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BLM Amplifies Calls to End Racism in Fargo

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Members of the Black Lives Matter Fargo/Moorhead chapter, which was established in 2016, say Fargo encourages a diverse population but doesn't follow through to welcome the diversity. (Faith Shields-Dixon)
Members of the Black Lives Matter Fargo/Moorhead chapter, which was established in 2016, say Fargo encourages a diverse population but doesn't follow through to welcome the diversity. (Faith Shields-Dixon)
June 24, 2020

FARGO, N.D. -- Black Lives Matter members in the Fargo area say recent protests demanding systemic change are only the beginning. They say they'll keep pressing local leaders and community members to help end racism.

The protests in Fargo following the police killing of George Floyd in Minnesota largely have been peaceful, but also have seen some tense moments with law enforcement, including a demonstration on May 30 that turned violent.

BLM organizer Frederick Edwards said the ways in which law enforcement and city leaders have responded to the demonstrations show deep divisions with the Black community.

"So for me, I think that the trust has been broken, because they see us as the enemy," he said. "They see the protests as a thing of violence, as a thing of obstruction."

Edwards said they're especially troubled over disparaging terms the police chief allegedly used to describe protesters, discovered in an e-mail obtained through a records request. The City of Fargo did not respond to a request for comment before deadline. The mayor, who has been criticized for issuing an emergency order in the protests, has pledged to renew talks with groups such as Black Lives Matter. A formal discussion could happen as early as today.

Still a Disconnect, Despite Dialogue

The group laid out specific demands, including a ban on officers using chokeholds, in a recent meeting with the city. But fellow Black Lives Matter member Lenard Wells said no matter what Fargo leaders pledge to do, it still feels as though the city is trying to control the situation, rather than work alongside the groups.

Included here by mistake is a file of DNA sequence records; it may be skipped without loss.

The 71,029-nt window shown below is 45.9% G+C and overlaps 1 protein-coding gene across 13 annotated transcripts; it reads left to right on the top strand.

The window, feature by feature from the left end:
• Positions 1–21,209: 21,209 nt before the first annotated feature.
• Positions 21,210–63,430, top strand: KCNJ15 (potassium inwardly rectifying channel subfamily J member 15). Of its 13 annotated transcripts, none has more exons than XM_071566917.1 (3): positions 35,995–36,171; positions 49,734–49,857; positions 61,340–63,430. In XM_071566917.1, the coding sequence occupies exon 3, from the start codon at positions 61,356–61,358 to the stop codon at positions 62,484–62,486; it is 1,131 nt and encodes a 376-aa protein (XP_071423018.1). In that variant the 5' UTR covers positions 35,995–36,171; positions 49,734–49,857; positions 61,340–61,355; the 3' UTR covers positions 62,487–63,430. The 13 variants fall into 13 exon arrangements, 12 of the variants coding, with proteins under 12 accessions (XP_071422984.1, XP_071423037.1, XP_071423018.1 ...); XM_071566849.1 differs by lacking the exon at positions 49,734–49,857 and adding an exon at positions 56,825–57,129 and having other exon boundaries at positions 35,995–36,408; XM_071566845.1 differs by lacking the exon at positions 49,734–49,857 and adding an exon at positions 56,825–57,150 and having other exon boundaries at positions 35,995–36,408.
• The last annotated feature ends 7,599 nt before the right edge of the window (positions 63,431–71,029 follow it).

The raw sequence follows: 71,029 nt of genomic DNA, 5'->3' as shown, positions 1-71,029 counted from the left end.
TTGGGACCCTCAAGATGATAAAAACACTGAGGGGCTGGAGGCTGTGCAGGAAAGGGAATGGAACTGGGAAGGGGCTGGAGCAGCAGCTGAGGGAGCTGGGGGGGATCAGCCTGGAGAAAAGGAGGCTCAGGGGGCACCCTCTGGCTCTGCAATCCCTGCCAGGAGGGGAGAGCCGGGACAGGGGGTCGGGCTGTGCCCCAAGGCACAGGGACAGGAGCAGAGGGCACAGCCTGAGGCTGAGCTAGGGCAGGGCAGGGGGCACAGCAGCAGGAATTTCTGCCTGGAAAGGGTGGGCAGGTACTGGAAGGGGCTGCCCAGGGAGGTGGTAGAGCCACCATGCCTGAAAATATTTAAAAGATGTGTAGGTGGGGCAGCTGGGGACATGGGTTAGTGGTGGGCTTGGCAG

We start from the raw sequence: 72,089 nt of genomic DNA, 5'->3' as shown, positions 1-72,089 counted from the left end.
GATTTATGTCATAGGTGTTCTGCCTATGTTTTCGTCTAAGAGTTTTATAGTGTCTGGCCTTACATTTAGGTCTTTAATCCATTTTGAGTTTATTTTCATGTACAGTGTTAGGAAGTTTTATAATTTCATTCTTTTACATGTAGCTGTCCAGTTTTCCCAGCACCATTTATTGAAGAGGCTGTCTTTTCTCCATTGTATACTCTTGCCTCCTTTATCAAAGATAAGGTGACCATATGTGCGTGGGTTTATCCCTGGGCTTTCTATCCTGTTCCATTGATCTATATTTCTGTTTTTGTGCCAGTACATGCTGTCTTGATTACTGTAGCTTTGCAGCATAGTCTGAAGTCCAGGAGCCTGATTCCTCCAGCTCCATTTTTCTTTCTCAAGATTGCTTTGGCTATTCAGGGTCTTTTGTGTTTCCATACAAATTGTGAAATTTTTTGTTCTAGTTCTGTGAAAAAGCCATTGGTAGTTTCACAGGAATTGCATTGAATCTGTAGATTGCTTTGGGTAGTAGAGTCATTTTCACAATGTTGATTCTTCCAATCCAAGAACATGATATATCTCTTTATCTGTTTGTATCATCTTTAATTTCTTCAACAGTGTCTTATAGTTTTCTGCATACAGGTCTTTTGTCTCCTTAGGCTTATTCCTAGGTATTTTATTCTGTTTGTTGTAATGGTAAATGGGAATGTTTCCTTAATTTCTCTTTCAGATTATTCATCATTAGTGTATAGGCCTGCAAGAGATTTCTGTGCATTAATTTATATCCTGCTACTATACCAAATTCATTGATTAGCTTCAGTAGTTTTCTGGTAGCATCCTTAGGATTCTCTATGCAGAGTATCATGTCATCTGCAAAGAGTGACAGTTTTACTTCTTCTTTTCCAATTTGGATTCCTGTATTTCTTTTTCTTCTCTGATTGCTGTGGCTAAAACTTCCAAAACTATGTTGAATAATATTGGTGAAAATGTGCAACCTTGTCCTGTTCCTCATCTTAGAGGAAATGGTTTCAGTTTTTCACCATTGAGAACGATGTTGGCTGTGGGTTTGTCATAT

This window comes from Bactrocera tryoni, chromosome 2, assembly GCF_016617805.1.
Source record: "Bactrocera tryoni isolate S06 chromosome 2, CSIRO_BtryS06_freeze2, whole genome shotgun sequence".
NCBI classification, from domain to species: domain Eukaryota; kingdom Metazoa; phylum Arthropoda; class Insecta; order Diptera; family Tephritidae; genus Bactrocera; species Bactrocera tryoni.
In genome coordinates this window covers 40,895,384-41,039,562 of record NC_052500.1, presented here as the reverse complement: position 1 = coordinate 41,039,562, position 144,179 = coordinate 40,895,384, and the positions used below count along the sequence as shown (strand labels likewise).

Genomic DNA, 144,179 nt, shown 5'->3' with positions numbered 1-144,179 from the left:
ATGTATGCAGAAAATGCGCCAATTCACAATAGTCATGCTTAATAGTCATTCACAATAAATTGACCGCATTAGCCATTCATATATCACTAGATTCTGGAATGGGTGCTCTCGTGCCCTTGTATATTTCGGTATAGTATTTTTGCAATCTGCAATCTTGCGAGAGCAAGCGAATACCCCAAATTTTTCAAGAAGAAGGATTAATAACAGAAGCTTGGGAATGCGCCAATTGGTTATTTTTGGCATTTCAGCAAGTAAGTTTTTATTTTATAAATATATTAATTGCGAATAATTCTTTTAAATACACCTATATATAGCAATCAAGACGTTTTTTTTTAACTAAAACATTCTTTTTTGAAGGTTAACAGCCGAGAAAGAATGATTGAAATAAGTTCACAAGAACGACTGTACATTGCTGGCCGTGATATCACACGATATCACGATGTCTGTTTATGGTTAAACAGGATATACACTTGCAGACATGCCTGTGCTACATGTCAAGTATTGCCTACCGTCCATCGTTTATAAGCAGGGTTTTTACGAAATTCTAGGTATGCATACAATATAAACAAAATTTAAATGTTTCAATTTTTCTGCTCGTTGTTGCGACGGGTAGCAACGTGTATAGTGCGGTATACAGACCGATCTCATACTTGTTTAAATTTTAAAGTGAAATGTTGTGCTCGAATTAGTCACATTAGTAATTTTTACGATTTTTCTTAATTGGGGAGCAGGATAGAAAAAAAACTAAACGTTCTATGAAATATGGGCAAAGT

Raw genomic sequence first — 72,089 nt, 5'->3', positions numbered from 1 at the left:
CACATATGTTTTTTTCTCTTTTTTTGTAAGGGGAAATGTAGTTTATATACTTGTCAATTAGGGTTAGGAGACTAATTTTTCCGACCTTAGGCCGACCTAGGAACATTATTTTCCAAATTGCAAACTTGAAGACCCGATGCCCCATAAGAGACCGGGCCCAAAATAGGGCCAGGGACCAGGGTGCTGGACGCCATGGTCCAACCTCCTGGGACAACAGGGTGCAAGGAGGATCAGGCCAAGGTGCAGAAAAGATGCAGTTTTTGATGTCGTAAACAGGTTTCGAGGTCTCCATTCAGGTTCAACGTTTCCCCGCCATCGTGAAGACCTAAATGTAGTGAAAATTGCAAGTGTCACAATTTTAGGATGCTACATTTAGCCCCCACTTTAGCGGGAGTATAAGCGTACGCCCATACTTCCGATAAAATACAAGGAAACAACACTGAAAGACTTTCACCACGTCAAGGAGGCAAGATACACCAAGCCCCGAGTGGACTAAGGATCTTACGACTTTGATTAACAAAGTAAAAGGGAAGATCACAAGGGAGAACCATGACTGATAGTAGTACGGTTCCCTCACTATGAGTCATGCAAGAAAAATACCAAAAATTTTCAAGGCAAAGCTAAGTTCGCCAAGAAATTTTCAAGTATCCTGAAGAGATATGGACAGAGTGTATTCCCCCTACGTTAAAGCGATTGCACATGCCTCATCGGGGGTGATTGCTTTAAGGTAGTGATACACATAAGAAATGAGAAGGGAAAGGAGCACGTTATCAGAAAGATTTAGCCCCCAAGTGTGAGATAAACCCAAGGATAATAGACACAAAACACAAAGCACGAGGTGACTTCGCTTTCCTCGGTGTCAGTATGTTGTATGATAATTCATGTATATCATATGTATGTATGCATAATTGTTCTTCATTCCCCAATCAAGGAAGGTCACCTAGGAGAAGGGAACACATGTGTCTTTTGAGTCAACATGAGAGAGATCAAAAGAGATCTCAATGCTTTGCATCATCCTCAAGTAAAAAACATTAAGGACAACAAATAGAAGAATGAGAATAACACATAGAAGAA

"I feel like I can walk through the city of Fargo without the police saying anything," he said, "but if I come out here and put my fists up in the air and walk with some more brothers and sisters in solidarity, then it's a problem? It's unfair."

Other BLM members in the Fargo/Moorhead area say they're fed up with being racially profiled by community members, as well as law enforcement. Disparities within the criminal-justice system recently were highlighted in an ACLU report. In North Dakota and neighboring Minnesota, it said, Black people were nearly five times more likely than white people to be arrested for marijuana possession.

Educating an Unwelcoming Community

Kiara Jackson, president of the Black Student Association at North Dakota State University, said they also need a buy-in from all levels of the community to chip away at racial barriers. She said Black residents sometimes feel "used" by being encouraged to come to Fargo -- only to feel ignored once they arrive.

"You say that you want to welcome your people, but when the people get here, you're not making them feel welcome," she said, "and that's exactly what Fargo, North Dakota, does."

Jackson said Fargo also needs to establish more diversity in educational leadership and add more Black-owned businesses.

Those calling for action say they're also taking action themselves. Faith Dixon, who works as a day-care provider in Fargo, said her facility helps to educate young children about the history behind Black culture -- something she feels often is overlooked in school curriculum.

"When they're young, their minds are more open," she said, "so, getting them at the pre-school level really opens up their understanding of other cultures."

Any discussion in the region about eliminating institutional bias usually is met with strong resistance, said Jamaal Abegaz of the Red River Valley Democratic Socialists of America.

"Suddenly," he said, "equality becomes too expensive, or it takes too long."

Abegaz said these issues spread beyond Fargo and stretch across North Dakota. He and others with the local movement said they feel the state also is neglectful when it comes to fully acknowledging the state's Native American culture.

While they haven't held any direct discussions with Gov. Doug Burgum, some of the activists have said they have received an optimistic tone about working the office on addressing these long-standing issues.

Mike Moen, Public News Service - ND